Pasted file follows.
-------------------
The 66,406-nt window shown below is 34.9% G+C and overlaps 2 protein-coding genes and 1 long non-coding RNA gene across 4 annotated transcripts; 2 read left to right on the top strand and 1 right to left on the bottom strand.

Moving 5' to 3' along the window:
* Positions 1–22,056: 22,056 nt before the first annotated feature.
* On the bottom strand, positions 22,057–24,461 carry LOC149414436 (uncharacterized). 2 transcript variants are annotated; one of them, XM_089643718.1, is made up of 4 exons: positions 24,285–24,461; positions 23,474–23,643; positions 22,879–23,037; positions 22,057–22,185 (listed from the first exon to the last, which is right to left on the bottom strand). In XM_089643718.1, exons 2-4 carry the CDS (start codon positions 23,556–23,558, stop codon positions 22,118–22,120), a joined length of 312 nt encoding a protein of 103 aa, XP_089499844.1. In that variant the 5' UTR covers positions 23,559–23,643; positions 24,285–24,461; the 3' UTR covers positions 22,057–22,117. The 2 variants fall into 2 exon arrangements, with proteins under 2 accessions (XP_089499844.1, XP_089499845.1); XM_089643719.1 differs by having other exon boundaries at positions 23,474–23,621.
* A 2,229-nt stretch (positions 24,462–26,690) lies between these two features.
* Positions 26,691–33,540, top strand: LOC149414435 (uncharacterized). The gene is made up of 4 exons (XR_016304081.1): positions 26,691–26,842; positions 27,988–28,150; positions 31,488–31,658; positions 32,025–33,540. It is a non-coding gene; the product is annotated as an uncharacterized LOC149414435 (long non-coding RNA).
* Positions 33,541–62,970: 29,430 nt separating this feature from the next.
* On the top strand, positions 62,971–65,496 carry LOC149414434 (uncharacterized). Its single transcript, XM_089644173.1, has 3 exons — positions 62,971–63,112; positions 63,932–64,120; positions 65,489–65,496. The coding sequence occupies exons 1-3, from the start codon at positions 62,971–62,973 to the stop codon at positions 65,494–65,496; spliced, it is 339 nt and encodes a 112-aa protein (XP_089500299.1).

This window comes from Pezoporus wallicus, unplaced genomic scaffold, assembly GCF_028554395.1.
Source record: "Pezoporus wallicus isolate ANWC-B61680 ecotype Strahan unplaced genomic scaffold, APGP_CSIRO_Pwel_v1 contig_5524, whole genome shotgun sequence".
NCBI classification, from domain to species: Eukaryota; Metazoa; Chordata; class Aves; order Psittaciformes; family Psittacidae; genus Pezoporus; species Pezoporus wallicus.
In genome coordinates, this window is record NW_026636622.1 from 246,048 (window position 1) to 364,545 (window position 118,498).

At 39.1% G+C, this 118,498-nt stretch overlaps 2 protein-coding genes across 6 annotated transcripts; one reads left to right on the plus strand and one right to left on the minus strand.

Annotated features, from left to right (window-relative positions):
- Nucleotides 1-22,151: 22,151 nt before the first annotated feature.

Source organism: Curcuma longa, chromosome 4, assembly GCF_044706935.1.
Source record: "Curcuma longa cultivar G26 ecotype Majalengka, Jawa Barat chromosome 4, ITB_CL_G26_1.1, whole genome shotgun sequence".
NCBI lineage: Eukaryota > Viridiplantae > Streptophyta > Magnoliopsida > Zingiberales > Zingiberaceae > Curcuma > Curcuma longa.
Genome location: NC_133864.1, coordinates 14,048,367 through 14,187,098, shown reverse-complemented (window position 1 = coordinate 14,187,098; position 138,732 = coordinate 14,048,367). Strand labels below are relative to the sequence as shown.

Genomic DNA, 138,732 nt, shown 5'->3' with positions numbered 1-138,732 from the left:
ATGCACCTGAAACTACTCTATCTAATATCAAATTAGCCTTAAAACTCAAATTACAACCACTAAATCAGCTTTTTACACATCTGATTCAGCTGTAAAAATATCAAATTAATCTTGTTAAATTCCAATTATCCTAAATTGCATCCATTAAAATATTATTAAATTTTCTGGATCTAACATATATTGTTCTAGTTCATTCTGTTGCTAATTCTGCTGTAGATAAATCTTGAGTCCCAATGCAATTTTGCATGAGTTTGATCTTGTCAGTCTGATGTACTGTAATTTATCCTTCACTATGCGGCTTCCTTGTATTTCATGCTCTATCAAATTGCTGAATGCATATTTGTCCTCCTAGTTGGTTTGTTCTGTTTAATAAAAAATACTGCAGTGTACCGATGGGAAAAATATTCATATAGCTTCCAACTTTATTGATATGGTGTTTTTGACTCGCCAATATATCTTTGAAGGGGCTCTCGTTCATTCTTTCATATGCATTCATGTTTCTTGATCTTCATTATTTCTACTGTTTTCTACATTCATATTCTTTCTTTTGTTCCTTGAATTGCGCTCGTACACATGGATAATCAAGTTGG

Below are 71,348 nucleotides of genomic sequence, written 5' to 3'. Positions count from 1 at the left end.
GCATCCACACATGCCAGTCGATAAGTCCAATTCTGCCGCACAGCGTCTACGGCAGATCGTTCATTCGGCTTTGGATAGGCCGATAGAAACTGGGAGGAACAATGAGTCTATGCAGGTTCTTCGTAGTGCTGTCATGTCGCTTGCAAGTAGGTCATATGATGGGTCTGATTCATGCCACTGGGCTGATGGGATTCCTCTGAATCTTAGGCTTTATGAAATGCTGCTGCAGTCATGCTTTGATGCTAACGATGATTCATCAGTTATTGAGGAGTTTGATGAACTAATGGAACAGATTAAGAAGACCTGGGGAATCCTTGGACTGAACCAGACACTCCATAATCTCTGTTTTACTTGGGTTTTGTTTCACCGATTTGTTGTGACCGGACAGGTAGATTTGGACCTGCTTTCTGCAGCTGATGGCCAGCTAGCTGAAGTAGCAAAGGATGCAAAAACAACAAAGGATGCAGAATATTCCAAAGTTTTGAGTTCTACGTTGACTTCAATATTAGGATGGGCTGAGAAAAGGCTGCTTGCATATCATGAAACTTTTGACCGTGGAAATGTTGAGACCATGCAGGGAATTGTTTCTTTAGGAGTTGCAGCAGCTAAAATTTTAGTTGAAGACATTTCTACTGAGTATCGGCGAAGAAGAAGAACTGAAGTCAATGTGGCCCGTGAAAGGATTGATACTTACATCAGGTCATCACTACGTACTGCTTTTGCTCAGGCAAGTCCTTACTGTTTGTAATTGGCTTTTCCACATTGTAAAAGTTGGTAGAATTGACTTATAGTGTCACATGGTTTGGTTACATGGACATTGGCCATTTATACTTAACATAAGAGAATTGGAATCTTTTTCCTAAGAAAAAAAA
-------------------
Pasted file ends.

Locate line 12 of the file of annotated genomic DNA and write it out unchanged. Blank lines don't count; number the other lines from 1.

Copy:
In genome coordinates, this window is record NW_026636622.1 from 246,048 (window position 1) to 364,545 (window position 118,498).